We’ve gotten rid of gods, but for some reason we still need that scientific God’s-eye view of reality.
Most of us have a basic understanding of science, and are interested in its history and potential. However, we acknowledge that scientific inquiry has its limits and that there’s a downside to scientific and technological progress. We don’t think we can run our lives, or our societies, like scientific experiments.
Science believers, on the other hand, hold science in a very unhealthy reverence. Many are former religious believers who have just traded Sky Boyfriend for Science Boyfriend; they still need comfort in the form of an underlying order to the universe, a short-cut to certainty, and that now takes the form of science factoids instead of Scripture. But a lot of people have just found secular validation in the folkloric construct of Science.
How can you tell when people have stopped looking at scientific inquiry as a vast and often problematic historical human endeavor, affected by cultural and political influences, and start looking at it more like, well, a religion?
They say that science is our sole source of knowledge about reality.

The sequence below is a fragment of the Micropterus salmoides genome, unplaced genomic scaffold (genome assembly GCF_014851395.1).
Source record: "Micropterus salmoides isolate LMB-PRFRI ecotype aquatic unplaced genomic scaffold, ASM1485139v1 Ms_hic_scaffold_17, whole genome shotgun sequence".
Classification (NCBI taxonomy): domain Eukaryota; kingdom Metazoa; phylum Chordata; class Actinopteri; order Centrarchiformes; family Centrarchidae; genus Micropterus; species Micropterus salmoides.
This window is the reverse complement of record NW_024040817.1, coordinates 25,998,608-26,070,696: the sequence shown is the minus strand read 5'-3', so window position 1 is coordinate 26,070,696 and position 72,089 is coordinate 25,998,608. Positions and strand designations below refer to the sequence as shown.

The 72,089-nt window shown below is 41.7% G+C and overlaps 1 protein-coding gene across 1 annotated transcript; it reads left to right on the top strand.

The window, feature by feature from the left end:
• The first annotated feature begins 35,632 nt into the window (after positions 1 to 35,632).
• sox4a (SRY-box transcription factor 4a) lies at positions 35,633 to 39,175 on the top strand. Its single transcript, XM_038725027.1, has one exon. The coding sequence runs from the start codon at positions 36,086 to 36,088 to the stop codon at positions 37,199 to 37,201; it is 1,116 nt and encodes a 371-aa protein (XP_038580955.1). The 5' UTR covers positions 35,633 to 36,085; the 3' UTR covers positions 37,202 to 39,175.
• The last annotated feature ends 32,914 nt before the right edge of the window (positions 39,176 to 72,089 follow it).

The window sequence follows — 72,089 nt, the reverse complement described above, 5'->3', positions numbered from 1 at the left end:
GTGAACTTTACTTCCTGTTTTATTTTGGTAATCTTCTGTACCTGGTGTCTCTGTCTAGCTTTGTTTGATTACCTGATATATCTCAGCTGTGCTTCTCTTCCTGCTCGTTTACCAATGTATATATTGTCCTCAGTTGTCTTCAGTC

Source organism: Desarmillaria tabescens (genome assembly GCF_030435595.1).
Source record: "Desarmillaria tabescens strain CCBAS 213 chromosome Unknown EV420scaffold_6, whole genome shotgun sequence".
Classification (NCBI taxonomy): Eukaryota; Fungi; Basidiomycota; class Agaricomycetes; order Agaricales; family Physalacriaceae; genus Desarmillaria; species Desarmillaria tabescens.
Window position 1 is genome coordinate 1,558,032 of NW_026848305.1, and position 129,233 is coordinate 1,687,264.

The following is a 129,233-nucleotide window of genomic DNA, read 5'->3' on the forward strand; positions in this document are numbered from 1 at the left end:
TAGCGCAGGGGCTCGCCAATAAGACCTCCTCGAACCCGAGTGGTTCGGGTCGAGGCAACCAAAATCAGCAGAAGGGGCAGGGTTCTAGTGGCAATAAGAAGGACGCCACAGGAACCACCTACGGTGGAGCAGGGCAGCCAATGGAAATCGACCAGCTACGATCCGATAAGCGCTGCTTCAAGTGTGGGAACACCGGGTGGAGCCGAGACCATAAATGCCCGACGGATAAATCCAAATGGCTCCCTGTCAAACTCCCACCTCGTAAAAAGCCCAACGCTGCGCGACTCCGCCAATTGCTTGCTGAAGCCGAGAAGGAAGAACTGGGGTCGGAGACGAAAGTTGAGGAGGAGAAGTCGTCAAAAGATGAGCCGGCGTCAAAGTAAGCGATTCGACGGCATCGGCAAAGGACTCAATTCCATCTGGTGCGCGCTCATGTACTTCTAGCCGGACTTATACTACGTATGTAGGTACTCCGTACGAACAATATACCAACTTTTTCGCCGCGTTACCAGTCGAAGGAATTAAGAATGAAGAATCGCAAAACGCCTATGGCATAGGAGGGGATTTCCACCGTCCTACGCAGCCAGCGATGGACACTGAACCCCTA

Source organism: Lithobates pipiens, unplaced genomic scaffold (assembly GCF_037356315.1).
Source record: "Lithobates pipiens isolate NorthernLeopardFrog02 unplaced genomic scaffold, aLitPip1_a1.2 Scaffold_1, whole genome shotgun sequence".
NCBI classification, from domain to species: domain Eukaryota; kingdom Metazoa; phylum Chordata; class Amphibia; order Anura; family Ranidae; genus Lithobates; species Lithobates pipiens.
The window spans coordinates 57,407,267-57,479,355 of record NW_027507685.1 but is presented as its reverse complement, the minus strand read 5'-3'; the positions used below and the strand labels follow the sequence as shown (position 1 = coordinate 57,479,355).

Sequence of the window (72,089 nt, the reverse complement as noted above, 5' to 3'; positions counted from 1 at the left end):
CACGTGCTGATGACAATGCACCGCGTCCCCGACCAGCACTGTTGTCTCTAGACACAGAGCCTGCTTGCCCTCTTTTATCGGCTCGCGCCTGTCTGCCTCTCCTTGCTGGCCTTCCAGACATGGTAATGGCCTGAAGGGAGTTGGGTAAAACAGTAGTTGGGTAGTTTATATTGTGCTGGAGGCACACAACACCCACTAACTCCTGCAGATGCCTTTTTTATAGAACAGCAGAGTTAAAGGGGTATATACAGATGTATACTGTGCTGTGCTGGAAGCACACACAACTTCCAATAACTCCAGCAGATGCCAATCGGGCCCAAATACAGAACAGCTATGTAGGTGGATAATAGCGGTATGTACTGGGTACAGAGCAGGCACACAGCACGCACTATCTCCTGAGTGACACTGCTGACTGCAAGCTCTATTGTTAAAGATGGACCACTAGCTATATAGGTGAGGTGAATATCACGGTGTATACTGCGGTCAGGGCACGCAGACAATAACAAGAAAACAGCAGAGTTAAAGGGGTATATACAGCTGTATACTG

Science tells us what’s real, according to the science bunch; as I always point out, however, this is because we call what science tells us reality. They even deny that our own senses and reasoning also give us legitimate knowledge about aspects of how the world works. This exclusivity leads to the idea that if everyone just affirmed belief in what Science says, the world would be a better place. When something so monopolizes the idea of Truth that it denies all other ways of seeing the world, we’re not dealing with a skeptical, objective mindset as much as we’re dealing with something that resembles religious belief.
Just last week, a poster on another Patheos blog made this claim:
My view of nature is simple, and based on observation. Nature is simple. Nature has no secrets. Everything about the Universe is discoverable, and science is the only tool we have to make those discoveries. Not metaphysics. It is out of its depth trying to explain anything about the natural world. As is philosophy in general.
Talk about a true believer!